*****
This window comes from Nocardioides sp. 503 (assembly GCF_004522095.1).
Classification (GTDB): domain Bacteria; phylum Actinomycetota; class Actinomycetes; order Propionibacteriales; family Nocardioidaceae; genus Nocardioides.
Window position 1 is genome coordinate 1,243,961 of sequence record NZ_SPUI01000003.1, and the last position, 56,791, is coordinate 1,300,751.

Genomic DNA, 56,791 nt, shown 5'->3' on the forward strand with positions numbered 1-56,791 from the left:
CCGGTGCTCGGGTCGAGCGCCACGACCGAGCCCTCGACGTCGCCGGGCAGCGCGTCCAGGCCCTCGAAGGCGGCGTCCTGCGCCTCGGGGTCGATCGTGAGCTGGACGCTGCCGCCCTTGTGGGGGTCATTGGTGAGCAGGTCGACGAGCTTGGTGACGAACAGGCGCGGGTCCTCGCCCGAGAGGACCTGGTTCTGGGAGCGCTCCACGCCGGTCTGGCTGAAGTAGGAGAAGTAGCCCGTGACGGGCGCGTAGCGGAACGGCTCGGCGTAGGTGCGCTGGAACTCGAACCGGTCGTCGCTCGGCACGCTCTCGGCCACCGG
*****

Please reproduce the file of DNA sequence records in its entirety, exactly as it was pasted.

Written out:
This window comes from Nocardioides sp. 503 (assembly GCF_004522095.1).
Classification (GTDB): domain Bacteria; phylum Actinomycetota; class Actinomycetes; order Propionibacteriales; family Nocardioidaceae; genus Nocardioides.
Window position 1 is genome coordinate 1,243,961 of sequence record NZ_SPUI01000003.1, and the last position, 56,791, is coordinate 1,300,751.

Genomic DNA, 56,791 nt, shown 5'->3' on the forward strand with positions numbered 1-56,791 from the left:
CCGGTGCTCGGGTCGAGCGCCACGACCGAGCCCTCGACGTCGCCGGGCAGCGCGTCCAGGCCCTCGAAGGCGGCGTCCTGCGCCTCGGGGTCGATCGTGAGCTGGACGCTGCCGCCCTTGTGGGGGTCATTGGTGAGCAGGTCGACGAGCTTGGTGACGAACAGGCGCGGGTCCTCGCCCGAGAGGACCTGGTTCTGGGAGCGCTCCACGCCGGTCTGGCTGAAGTAGGAGAAGTAGCCCGTGACGGGCGCGTAGCGGAACGGCTCGGCGTAGGTGCGCTGGAACTCGAACCGGTCGTCGCTCGGCACGCTCTCGGCCACCGG